Walking back to the chapel in silent prayer and contemplation, Father Mullah stood for a moment at the edge of the ramshackle town stroking his prodigious beard thoughtfully, listening to the creaking song of the dune-crickets and looking out towards the distant line of trees silhouetted against the star-strewn tapestry of the southern sky. The light from the tiki-torches standing along the town’s rough and ready stockade reached less than sixty feet into the gloom, sending the criss-cross shadows of sharpened reedwood stakes dancing to the tops of the grass-covered dunes. He wondered what lay ahead for them in that unknown and uncharted land. Their future was surely in the hands of Allus, he was certain of this, but Allus moves in mysterious ways… The bleating of the hungry goats must have drawn him back to the moment as he resumed his meandering in the vague direction of the chapel. In the flickering light of the torches along what passed for a main street in the town, he saw young Jack returning to the bar/hostel, where the cavalier “The Hawke” was probably right now busy vouchsafing the honour of the inebriated, fish-scented Sinathel to whom he had sworn an oath and promptly taken back to his room for ‘safekeeping’.
After tending to the goats and chickens in the chapel yard, collecting a few eggs for the morning breaking of the fast, the Father returned to the chapel intent on getting a good night’s prayer and suffrage in. The most devout amongst the followers of Allus had a curious practise of inserting pin-sharp metal thorns into the skin of the arms, hands and thighs whilst intoning their Lord in return for guidance, protection and the power to do the good works that Allus laid out for them in the Holy Pamphlet of Semita; Father Mullah was no exception to this. With a sad sigh and a shake of his head, the good father noted that the silver candlesticks entwined with golden thornberry vines that had brought with him from the Old World were missing from the altar.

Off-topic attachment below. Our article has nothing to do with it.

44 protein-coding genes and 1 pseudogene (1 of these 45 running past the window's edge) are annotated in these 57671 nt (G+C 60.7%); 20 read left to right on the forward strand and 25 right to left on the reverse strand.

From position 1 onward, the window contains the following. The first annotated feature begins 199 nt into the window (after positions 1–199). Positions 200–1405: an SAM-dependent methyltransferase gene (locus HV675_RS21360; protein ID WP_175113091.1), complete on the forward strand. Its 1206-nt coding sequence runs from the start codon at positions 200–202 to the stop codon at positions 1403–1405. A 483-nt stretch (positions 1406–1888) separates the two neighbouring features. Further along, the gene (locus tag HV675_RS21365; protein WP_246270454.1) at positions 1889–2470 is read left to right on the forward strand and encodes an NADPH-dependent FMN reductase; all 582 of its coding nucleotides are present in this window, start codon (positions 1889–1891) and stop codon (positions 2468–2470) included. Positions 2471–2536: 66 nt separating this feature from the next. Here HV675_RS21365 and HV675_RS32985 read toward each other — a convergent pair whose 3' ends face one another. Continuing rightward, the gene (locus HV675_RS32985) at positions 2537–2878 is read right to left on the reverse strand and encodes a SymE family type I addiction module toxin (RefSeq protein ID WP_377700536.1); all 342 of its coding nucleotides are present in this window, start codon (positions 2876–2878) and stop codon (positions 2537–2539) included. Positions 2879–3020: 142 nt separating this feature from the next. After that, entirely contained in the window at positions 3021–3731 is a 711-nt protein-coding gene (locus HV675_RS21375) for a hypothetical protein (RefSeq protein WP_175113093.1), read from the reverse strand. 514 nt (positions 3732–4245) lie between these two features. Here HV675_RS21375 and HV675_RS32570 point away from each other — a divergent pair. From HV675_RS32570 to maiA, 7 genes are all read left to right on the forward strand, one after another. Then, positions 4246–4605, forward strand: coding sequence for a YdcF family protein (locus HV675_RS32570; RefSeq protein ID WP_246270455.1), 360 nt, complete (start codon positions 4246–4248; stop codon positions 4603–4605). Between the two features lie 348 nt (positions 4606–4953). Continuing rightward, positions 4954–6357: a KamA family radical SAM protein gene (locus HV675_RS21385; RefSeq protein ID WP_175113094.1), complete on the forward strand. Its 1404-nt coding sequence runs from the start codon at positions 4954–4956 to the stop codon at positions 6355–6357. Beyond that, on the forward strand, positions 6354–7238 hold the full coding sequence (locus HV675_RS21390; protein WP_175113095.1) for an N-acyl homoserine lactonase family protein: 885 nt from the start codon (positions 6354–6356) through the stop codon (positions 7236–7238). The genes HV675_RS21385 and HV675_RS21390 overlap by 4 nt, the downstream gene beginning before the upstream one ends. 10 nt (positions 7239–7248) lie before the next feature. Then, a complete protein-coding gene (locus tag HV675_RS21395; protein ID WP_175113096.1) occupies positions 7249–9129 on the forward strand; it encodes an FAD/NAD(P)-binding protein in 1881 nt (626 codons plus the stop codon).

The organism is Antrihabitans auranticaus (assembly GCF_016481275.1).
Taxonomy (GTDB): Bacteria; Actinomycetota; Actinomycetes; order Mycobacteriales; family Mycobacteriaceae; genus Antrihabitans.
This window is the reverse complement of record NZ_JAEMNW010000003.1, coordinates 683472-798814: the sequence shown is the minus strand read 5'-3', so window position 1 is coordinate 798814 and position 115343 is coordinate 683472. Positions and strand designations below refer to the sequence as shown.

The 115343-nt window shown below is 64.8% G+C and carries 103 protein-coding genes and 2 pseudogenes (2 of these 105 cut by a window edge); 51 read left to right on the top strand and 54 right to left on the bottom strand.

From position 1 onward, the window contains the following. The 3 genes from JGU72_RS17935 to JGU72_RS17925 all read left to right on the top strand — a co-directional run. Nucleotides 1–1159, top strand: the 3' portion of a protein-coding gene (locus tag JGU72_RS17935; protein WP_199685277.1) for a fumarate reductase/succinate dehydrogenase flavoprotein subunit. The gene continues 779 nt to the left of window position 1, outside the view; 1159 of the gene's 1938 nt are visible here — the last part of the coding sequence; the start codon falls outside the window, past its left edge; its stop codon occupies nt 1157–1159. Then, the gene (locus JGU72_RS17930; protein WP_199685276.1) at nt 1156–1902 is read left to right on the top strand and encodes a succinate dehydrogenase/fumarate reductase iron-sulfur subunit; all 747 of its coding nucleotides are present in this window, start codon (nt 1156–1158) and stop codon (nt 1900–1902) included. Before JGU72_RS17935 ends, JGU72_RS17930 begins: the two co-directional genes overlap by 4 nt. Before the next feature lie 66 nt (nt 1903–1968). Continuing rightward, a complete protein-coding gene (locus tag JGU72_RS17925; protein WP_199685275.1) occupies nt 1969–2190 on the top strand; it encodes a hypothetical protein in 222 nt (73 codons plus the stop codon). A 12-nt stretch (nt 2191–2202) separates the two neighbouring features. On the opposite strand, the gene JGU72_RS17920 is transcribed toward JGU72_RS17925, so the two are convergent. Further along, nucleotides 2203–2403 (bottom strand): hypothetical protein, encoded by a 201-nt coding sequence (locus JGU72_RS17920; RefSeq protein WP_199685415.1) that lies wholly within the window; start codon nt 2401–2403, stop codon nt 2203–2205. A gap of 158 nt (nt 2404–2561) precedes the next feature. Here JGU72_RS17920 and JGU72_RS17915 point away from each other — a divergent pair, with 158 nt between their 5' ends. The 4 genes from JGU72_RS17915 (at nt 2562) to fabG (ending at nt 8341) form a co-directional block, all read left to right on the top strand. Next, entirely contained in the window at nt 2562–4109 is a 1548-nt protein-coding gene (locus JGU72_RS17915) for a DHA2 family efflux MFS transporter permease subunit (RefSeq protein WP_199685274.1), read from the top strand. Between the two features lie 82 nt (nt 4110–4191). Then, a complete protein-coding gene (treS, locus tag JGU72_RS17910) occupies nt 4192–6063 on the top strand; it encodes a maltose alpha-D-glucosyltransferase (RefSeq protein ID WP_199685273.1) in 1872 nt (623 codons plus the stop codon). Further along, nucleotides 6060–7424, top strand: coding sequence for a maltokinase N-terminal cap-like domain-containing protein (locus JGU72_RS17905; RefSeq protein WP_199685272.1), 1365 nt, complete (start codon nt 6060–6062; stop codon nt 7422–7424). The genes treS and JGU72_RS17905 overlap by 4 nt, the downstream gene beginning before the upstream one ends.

“Allus! Bring wisdom to those who would be misguided enough to steal from you and save them from themselves. Show pity upon them at the time of the rain of thorns. Aye may it be.”
Lighting the last of his cinnamon and thornberry scented votives, the priest removed his cloak revealing the one legged trouser of the devout. He withdrew from one of the robe’s inner pockets a small thornwood prayerbox, a legacy left to him by his grandfather, and settled down on the low bier in the middle of his quarters. Removing the silver embroidered, blood-soaked prayer rag, and taking the wooden-handled penance thorn from its slot in the lid of the box, the first of a series, he began a low, droning chant which seemed to start from somewhere below the very basement of the soul and which drifted, echoing, away into the long, dark night.